The value of personalized online content is huge, and hugely appreciated by Internet users (as discussed last week). It was only a matter of time before ad technology firms found a way to translate such popularity into… advertising.
Dotomi offers a unique service that allows advertisers to combine targeting with personalized content. And I do mean personalized. The company, which began developing its technology in 2000 and has had a pilot running in Israel since 2002, allows advertisers to deliver ads specific to users’ interests and to address target audiences by name.
Dotomi Direct Messaging is something of a cross between desktop messaging and email marketing (the technology was developed by Yair Goldfinger, who was also helped create the IM technology now used by AOL). As with email marketing, ads are permission-based. But unlike IM and numerous forms of adware technology, ad delivery is strictly limited to browsers.
Here’s how the system works: Consumers opt in to receive information, special offers, and the like from marketers via home page registration fields, online forms, and offline cards available in-store. Marketers build profiles on those consumers, based on the volunteered information. When marketers want to deliver personalized messages to consumers to drive sales, encourage dialogue, build brand affinity, or survey their interests, Dotomi is called in.
Consumers opt in and are assigned cookie IDs. When a Dotomi partner publisher notices a Dotomi cookie on its site, it redirects to Dotomi’s ad server. The server draws from the marketer’s database to fill the fields necessary to personalize the ad. If the marketer isn’t currently running a campaign and there are no Direct Messages in cue, the user receives a standard ad delivered by the publisher.
In one of the company’s sample ads created for Audio Book Club, the message reads “Rachel, you loved ‘The King of Torts.’ Get Grisham’s ‘Last Juror’ for $15.99!” Another grabs the user’s attention with the words, “to: firstname.lastname@example.org, you’ve got a message.”
According to John Federman, Dotomi’s CEO, Direct Messaging is based on “one-hundred percent privacy compliance and overt disclosure.” Any data that exist “is marketers’ data, and private to those marketers. We don’t know what sites consumers have surfed and don’t track users,” Federman said. Dotomi seems to be dedicated to ensuring online consumers are treated with “dignity and respect.”
The company makes it easy for registrants to opt out of the system in real time. A drop-down menu is featured in all Direct Messages (which also lets users know who the message is from and includes a viral component).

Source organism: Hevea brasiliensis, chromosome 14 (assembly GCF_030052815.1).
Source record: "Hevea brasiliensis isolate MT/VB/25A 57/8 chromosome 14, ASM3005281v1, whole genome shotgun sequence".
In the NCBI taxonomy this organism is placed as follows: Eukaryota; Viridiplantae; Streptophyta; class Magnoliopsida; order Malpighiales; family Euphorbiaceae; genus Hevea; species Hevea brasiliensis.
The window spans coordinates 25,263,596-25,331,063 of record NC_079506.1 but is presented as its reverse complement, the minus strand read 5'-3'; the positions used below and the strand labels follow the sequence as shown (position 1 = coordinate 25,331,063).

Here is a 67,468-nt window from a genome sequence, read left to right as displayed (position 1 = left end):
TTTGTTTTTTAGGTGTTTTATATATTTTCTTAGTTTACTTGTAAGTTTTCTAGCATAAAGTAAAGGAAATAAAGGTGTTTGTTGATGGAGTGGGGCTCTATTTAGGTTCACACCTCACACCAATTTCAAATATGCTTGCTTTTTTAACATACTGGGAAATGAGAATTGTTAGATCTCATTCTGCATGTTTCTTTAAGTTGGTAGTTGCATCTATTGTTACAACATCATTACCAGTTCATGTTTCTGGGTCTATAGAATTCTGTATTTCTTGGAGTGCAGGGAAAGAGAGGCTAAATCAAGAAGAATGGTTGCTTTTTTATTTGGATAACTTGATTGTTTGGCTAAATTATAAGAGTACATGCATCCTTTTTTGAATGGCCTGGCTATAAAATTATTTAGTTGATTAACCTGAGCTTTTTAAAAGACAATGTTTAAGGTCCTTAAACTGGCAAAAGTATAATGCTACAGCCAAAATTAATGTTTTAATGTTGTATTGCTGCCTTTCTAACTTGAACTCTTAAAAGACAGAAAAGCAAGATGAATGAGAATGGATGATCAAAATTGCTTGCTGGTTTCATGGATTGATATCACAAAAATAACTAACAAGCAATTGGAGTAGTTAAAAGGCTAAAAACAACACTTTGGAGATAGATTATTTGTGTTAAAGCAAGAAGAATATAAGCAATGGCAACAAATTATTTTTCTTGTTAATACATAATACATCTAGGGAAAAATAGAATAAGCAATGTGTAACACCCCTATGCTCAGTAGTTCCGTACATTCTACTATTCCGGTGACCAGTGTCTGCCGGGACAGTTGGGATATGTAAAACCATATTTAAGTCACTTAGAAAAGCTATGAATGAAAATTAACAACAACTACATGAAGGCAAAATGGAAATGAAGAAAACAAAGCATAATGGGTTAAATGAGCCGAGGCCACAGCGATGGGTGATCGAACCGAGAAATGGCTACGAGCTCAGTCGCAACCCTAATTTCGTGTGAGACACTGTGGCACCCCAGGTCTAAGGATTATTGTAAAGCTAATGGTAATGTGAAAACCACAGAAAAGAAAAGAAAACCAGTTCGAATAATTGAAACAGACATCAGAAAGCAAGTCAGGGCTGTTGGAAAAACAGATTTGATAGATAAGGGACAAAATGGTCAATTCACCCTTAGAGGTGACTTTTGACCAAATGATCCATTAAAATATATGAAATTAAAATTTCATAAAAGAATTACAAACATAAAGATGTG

The format Dotomi encourages marketers to use for campaigns reflects the company’s motto: Happy consumers breed successful campaigns. Most campaigns feature banner ads, known for being relatively unintrusive, though the company is capable of working with any ad unit. All ads have a uniform look and feel, making the system a little easier for consumers to follow. Pricing is also universal, based on a CPM model.
Although Dotomi Direct Messaging won’t be introduced in the U.S. market for a few weeks yet, the company already has a 70 percent online audience reach through its relationships with such top publishers as About.com, Lycos, and NYTimes.com. This could make buying media feel like launching a run-of-network campaign, but Dotomi’s quick to point out the system is not an ad network.
“We’re the connection point between marketers and consumers,” Federman said. He also notes the company doesn’t pre-buy media. It purchases inventory in real time once a Dotomi-cookied user is located on a publisher’s site.
At first glance, the concept behind Dotomi’s technology may seem overly complicated for most Internet users. They’ll adapt. Just as they came to accept permission-based email marketing and the idea of volunteering personal data to access sought-after site content online, they’ll likely grow to appreciate this new form of advertising — even after the novelty wears off. (Dotomi’s Israeli campaigns produce CTRs as high as 34 percent at the start, leveling off at a high 7 to 12 percent.)
One thing Internet users are certain to love is the company’s slogan, “Consumers Rule!” The technology that launched that slogan could allow advertisers to rule the world of online advertising as well.
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